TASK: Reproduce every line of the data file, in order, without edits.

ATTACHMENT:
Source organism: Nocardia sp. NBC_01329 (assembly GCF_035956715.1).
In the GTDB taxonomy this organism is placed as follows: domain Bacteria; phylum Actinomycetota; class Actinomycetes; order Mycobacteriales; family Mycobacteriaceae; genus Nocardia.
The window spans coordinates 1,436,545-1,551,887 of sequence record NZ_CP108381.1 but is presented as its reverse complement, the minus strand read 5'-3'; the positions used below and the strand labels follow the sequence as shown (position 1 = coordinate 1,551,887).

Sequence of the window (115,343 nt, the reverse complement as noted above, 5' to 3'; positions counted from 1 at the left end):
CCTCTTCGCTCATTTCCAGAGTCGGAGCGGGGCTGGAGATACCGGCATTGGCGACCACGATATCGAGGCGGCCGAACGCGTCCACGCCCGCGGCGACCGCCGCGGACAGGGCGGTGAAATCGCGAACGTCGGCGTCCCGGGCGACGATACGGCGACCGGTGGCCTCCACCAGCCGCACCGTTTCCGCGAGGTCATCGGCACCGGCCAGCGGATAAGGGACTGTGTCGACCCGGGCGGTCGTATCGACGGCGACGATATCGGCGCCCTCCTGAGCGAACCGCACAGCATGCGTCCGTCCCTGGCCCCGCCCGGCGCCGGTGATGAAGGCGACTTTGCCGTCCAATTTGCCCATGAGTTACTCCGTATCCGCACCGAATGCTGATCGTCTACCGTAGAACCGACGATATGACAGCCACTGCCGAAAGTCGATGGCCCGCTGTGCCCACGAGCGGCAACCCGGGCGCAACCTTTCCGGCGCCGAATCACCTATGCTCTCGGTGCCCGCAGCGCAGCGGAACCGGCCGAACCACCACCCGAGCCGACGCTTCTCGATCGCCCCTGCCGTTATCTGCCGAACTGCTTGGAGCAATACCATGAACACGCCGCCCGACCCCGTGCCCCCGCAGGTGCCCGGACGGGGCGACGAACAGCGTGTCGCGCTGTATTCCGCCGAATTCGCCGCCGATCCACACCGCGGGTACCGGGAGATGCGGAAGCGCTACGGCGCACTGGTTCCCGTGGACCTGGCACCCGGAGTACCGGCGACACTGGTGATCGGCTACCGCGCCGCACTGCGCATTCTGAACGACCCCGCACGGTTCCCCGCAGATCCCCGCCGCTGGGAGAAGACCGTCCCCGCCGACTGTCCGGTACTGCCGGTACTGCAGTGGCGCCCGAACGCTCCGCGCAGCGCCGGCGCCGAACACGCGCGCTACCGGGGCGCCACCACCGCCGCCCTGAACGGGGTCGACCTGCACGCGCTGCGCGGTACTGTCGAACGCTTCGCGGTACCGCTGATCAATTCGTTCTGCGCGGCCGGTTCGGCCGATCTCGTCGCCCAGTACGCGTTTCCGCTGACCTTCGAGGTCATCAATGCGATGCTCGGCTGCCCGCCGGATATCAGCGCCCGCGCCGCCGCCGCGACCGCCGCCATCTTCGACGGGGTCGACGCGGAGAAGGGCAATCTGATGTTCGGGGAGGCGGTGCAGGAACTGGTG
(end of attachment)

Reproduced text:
Source organism: Nocardia sp. NBC_01329 (assembly GCF_035956715.1).
In the GTDB taxonomy this organism is placed as follows: domain Bacteria; phylum Actinomycetota; class Actinomycetes; order Mycobacteriales; family Mycobacteriaceae; genus Nocardia.
The window spans coordinates 1,436,545-1,551,887 of sequence record NZ_CP108381.1 but is presented as its reverse complement, the minus strand read 5'-3'; the positions used below and the strand labels follow the sequence as shown (position 1 = coordinate 1,551,887).

Sequence of the window (115,343 nt, the reverse complement as noted above, 5' to 3'; positions counted from 1 at the left end):
CCTCTTCGCTCATTTCCAGAGTCGGAGCGGGGCTGGAGATACCGGCATTGGCGACCACGATATCGAGGCGGCCGAACGCGTCCACGCCCGCGGCGACCGCCGCGGACAGGGCGGTGAAATCGCGAACGTCGGCGTCCCGGGCGACGATACGGCGACCGGTGGCCTCCACCAGCCGCACCGTTTCCGCGAGGTCATCGGCACCGGCCAGCGGATAAGGGACTGTGTCGACCCGGGCGGTCGTATCGACGGCGACGATATCGGCGCCCTCCTGAGCGAACCGCACAGCATGCGTCCGTCCCTGGCCCCGCCCGGCGCCGGTGATGAAGGCGACTTTGCCGTCCAATTTGCCCATGAGTTACTCCGTATCCGCACCGAATGCTGATCGTCTACCGTAGAACCGACGATATGACAGCCACTGCCGAAAGTCGATGGCCCGCTGTGCCCACGAGCGGCAACCCGGGCGCAACCTTTCCGGCGCCGAATCACCTATGCTCTCGGTGCCCGCAGCGCAGCGGAACCGGCCGAACCACCACCCGAGCCGACGCTTCTCGATCGCCCCTGCCGTTATCTGCCGAACTGCTTGGAGCAATACCATGAACACGCCGCCCGACCCCGTGCCCCCGCAGGTGCCCGGACGGGGCGACGAACAGCGTGTCGCGCTGTATTCCGCCGAATTCGCCGCCGATCCACACCGCGGGTACCGGGAGATGCGGAAGCGCTACGGCGCACTGGTTCCCGTGGACCTGGCACCCGGAGTACCGGCGACACTGGTGATCGGCTACCGCGCCGCACTGCGCATTCTGAACGACCCCGCACGGTTCCCCGCAGATCCCCGCCGCTGGGAGAAGACCGTCCCCGCCGACTGTCCGGTACTGCCGGTACTGCAGTGGCGCCCGAACGCTCCGCGCAGCGCCGGCGCCGAACACGCGCGCTACCGGGGCGCCACCACCGCCGCCCTGAACGGGGTCGACCTGCACGCGCTGCGCGGTACTGTCGAACGCTTCGCGGTACCGCTGATCAATTCGTTCTGCGCGGCCGGTTCGGCCGATCTCGTCGCCCAGTACGCGTTTCCGCTGACCTTCGAGGTCATCAATGCGATGCTCGGCTGCCCGCCGGATATCAGCGCCCGCGCCGCCGCCGCGACCGCCGCCATCTTCGACGGGGTCGACGCGGAGAAGGGCAATCTGATGTTCGGGGAGGCGGTGCAGGAACTGGTG